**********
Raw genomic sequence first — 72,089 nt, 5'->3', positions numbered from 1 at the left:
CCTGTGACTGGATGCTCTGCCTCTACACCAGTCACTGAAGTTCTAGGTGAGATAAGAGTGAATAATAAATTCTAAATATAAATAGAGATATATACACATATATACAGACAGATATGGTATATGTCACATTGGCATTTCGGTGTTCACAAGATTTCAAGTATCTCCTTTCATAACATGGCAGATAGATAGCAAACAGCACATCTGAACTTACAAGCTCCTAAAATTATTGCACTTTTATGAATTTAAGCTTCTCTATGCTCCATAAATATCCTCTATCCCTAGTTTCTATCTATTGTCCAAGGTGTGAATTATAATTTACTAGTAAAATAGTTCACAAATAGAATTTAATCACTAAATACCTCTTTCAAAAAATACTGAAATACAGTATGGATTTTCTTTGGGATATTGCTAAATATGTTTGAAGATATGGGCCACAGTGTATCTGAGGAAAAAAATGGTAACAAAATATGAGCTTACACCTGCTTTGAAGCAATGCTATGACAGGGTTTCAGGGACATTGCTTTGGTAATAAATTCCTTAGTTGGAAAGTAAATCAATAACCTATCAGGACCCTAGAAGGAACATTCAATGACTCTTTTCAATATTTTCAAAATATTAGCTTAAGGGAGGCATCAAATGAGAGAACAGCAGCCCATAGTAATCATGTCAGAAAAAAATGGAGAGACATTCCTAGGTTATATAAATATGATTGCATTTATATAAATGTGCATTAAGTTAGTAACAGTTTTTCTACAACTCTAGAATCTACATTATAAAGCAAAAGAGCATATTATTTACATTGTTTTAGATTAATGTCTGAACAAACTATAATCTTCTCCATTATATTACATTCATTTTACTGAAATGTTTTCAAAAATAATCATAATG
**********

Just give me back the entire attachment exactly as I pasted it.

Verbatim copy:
Raw genomic sequence first — 72,089 nt, 5'->3', positions numbered from 1 at the left:
CCTGTGACTGGATGCTCTGCCTCTACACCAGTCACTGAAGTTCTAGGTGAGATAAGAGTGAATAATAAATTCTAAATATAAATAGAGATATATACACATATATACAGACAGATATGGTATATGTCACATTGGCATTTCGGTGTTCACAAGATTTCAAGTATCTCCTTTCATAACATGGCAGATAGATAGCAAACAGCACATCTGAACTTACAAGCTCCTAAAATTATTGCACTTTTATGAATTTAAGCTTCTCTATGCTCCATAAATATCCTCTATCCCTAGTTTCTATCTATTGTCCAAGGTGTGAATTATAATTTACTAGTAAAATAGTTCACAAATAGAATTTAATCACTAAATACCTCTTTCAAAAAATACTGAAATACAGTATGGATTTTCTTTGGGATATTGCTAAATATGTTTGAAGATATGGGCCACAGTGTATCTGAGGAAAAAAATGGTAACAAAATATGAGCTTACACCTGCTTTGAAGCAATGCTATGACAGGGTTTCAGGGACATTGCTTTGGTAATAAATTCCTTAGTTGGAAAGTAAATCAATAACCTATCAGGACCCTAGAAGGAACATTCAATGACTCTTTTCAATATTTTCAAAATATTAGCTTAAGGGAGGCATCAAATGAGAGAACAGCAGCCCATAGTAATCATGTCAGAAAAAAATGGAGAGACATTCCTAGGTTATATAAATATGATTGCATTTATATAAATGTGCATTAAGTTAGTAACAGTTTTTCTACAACTCTAGAATCTACATTATAAAGCAAAAGAGCATATTATTTACATTGTTTTAGATTAATGTCTGAACAAACTATAATCTTCTCCATTATATTACATTCATTTTACTGAAATGTTTTCAAAAATAATCATAATG